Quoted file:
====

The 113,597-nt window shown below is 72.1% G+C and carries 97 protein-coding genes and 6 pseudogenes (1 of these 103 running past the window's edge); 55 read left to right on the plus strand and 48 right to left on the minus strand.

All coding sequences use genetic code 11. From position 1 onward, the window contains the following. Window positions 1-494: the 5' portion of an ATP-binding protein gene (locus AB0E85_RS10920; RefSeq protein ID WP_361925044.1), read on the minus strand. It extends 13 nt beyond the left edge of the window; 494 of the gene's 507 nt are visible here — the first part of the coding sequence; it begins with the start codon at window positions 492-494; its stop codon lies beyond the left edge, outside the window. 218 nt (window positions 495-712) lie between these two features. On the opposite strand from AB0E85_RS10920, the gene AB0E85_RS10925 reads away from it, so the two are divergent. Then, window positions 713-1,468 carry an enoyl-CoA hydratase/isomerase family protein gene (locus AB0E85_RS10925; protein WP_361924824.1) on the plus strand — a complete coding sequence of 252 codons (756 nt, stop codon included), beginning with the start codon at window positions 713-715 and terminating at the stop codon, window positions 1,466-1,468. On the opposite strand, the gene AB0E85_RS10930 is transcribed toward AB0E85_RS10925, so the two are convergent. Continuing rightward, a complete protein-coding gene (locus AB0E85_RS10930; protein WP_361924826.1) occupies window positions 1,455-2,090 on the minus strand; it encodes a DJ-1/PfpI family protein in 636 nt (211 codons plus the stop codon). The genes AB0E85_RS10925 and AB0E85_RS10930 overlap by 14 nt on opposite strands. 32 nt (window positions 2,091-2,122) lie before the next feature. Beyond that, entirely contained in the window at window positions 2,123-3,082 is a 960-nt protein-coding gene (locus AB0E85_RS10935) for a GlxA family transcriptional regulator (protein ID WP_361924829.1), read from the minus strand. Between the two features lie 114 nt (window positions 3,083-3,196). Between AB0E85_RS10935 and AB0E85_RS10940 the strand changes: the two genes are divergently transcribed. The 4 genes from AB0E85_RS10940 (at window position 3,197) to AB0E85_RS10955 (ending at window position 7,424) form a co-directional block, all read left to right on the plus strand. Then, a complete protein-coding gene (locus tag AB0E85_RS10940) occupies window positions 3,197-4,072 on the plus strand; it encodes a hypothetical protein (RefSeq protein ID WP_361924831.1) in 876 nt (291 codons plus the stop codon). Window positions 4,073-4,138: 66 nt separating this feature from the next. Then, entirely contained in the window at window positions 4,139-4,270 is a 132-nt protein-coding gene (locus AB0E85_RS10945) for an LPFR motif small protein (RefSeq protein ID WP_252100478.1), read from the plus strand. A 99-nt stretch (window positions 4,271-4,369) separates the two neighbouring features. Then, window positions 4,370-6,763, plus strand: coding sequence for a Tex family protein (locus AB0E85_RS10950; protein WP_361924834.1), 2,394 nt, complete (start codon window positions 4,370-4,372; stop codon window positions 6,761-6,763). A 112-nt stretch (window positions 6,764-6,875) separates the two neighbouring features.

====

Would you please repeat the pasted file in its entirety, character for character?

The 113,597-nt window shown below is 72.1% G+C and carries 97 protein-coding genes and 6 pseudogenes (1 of these 103 running past the window's edge); 55 read left to right on the plus strand and 48 right to left on the minus strand.

All coding sequences use genetic code 11. From position 1 onward, the window contains the following. Window positions 1-494: the 5' portion of an ATP-binding protein gene (locus AB0E85_RS10920; RefSeq protein ID WP_361925044.1), read on the minus strand. It extends 13 nt beyond the left edge of the window; 494 of the gene's 507 nt are visible here — the first part of the coding sequence; it begins with the start codon at window positions 492-494; its stop codon lies beyond the left edge, outside the window. 218 nt (window positions 495-712) lie between these two features. On the opposite strand from AB0E85_RS10920, the gene AB0E85_RS10925 reads away from it, so the two are divergent. Then, window positions 713-1,468 carry an enoyl-CoA hydratase/isomerase family protein gene (locus AB0E85_RS10925; protein WP_361924824.1) on the plus strand — a complete coding sequence of 252 codons (756 nt, stop codon included), beginning with the start codon at window positions 713-715 and terminating at the stop codon, window positions 1,466-1,468. On the opposite strand, the gene AB0E85_RS10930 is transcribed toward AB0E85_RS10925, so the two are convergent. Continuing rightward, a complete protein-coding gene (locus AB0E85_RS10930; protein WP_361924826.1) occupies window positions 1,455-2,090 on the minus strand; it encodes a DJ-1/PfpI family protein in 636 nt (211 codons plus the stop codon). The genes AB0E85_RS10925 and AB0E85_RS10930 overlap by 14 nt on opposite strands. 32 nt (window positions 2,091-2,122) lie before the next feature. Beyond that, entirely contained in the window at window positions 2,123-3,082 is a 960-nt protein-coding gene (locus AB0E85_RS10935) for a GlxA family transcriptional regulator (protein ID WP_361924829.1), read from the minus strand. Between the two features lie 114 nt (window positions 3,083-3,196). Between AB0E85_RS10935 and AB0E85_RS10940 the strand changes: the two genes are divergently transcribed. The 4 genes from AB0E85_RS10940 (at window position 3,197) to AB0E85_RS10955 (ending at window position 7,424) form a co-directional block, all read left to right on the plus strand. Then, a complete protein-coding gene (locus tag AB0E85_RS10940) occupies window positions 3,197-4,072 on the plus strand; it encodes a hypothetical protein (RefSeq protein ID WP_361924831.1) in 876 nt (291 codons plus the stop codon). Window positions 4,073-4,138: 66 nt separating this feature from the next. Then, entirely contained in the window at window positions 4,139-4,270 is a 132-nt protein-coding gene (locus AB0E85_RS10945) for an LPFR motif small protein (RefSeq protein ID WP_252100478.1), read from the plus strand. A 99-nt stretch (window positions 4,271-4,369) separates the two neighbouring features. Then, window positions 4,370-6,763, plus strand: coding sequence for a Tex family protein (locus AB0E85_RS10950; protein WP_361924834.1), 2,394 nt, complete (start codon window positions 4,370-4,372; stop codon window positions 6,761-6,763). A 112-nt stretch (window positions 6,764-6,875) separates the two neighbouring features.